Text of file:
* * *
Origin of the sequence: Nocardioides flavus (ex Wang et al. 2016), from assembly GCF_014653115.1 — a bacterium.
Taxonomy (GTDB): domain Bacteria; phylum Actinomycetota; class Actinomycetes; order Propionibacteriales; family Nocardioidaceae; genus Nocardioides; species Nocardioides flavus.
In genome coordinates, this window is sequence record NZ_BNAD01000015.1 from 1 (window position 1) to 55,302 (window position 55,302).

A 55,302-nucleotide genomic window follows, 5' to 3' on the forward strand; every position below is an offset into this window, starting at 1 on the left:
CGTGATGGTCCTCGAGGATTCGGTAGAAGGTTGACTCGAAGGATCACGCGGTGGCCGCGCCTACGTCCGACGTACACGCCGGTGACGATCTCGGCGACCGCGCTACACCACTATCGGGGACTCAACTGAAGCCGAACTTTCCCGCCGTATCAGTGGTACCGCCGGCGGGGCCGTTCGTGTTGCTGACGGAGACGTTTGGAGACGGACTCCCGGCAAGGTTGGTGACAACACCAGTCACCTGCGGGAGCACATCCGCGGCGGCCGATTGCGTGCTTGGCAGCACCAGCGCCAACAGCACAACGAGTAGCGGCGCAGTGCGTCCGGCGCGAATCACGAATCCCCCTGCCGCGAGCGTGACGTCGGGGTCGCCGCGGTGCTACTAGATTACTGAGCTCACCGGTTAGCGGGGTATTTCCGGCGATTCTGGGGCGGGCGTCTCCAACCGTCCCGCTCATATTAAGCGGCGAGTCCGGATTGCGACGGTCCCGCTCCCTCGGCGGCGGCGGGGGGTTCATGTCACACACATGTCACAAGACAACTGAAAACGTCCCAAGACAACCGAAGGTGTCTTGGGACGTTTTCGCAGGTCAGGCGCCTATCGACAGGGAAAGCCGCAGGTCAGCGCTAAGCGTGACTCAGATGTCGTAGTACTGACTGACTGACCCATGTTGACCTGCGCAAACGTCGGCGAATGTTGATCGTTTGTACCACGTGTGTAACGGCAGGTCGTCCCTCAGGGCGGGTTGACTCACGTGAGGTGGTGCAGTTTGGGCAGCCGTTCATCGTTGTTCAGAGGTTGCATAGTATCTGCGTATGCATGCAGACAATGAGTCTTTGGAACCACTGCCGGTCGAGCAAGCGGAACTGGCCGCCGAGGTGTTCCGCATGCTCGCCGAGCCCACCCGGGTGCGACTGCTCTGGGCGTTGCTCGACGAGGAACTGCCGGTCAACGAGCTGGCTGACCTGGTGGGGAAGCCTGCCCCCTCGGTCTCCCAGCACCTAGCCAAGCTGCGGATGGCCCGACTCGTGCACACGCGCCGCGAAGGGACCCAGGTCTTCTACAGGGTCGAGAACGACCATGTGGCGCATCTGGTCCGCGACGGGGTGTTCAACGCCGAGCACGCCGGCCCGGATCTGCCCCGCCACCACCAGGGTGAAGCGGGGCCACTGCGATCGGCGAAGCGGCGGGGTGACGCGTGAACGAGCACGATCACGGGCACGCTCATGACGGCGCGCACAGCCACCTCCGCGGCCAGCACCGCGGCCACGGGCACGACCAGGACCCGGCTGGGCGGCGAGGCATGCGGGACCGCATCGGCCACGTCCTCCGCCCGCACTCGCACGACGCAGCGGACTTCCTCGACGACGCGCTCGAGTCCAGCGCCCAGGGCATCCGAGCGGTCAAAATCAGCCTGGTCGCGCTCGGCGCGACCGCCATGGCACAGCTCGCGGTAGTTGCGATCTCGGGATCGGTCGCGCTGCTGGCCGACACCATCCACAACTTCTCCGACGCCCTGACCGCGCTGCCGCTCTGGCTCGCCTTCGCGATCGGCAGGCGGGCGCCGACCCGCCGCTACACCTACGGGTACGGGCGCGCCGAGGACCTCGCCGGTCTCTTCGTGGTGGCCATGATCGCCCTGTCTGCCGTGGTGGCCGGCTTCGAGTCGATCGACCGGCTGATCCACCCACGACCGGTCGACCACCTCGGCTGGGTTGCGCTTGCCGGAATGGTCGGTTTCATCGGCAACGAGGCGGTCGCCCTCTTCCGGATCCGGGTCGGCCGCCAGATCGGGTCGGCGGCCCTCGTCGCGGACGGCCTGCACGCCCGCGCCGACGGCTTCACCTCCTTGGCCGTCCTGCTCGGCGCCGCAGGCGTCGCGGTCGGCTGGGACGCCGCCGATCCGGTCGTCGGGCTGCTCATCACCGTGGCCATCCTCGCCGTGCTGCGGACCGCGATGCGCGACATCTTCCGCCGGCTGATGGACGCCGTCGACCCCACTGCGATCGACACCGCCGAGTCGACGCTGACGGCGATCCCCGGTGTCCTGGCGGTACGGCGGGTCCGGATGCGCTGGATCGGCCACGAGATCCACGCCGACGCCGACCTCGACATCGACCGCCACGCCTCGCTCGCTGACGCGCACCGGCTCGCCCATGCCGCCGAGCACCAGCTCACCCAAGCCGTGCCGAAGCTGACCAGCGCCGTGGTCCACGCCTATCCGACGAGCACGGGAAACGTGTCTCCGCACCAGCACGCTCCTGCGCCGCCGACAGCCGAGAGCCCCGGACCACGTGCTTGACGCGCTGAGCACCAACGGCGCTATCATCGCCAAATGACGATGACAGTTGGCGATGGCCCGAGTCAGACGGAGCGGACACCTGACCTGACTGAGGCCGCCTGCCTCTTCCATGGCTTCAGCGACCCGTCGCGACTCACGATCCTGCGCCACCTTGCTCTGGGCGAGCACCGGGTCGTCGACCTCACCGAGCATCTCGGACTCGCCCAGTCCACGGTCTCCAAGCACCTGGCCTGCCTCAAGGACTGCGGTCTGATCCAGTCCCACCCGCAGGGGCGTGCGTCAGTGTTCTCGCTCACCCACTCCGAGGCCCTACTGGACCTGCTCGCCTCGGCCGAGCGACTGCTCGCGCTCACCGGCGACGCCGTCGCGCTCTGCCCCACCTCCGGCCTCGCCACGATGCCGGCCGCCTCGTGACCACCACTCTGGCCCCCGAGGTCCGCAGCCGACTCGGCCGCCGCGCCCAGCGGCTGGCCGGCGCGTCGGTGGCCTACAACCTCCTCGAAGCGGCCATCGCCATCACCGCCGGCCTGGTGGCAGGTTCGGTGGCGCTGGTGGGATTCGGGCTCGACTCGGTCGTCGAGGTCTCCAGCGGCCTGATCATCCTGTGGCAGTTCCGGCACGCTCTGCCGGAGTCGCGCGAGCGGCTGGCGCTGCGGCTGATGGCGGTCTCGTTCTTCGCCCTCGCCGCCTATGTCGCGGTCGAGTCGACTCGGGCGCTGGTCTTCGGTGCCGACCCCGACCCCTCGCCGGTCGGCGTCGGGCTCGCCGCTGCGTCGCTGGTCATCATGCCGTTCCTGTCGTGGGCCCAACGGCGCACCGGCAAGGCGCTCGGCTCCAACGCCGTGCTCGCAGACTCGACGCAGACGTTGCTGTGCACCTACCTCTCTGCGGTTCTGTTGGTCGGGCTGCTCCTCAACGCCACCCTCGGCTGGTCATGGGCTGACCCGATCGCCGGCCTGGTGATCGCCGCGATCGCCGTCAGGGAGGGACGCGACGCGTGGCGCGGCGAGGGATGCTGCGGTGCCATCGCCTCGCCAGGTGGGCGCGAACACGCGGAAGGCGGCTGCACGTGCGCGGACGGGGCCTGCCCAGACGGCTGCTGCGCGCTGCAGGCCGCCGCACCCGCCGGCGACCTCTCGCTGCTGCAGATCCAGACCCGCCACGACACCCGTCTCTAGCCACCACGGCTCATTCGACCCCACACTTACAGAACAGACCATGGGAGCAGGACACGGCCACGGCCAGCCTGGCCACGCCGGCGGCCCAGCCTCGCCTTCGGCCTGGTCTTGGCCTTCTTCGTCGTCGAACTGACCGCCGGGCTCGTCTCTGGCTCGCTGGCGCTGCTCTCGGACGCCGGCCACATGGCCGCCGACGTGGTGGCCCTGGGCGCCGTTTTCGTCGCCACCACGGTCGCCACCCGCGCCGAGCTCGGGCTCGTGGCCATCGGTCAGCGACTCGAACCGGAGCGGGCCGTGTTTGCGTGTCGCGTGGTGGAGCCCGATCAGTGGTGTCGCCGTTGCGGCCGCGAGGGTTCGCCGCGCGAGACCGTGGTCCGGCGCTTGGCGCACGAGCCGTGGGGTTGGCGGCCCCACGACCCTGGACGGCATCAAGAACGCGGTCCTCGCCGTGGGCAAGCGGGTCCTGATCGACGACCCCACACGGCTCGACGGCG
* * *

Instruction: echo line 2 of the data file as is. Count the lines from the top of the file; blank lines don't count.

Taxonomy (GTDB): domain Bacteria; phylum Actinomycetota; class Actinomycetes; order Propionibacteriales; family Nocardioidaceae; genus Nocardioides; species Nocardioides flavus.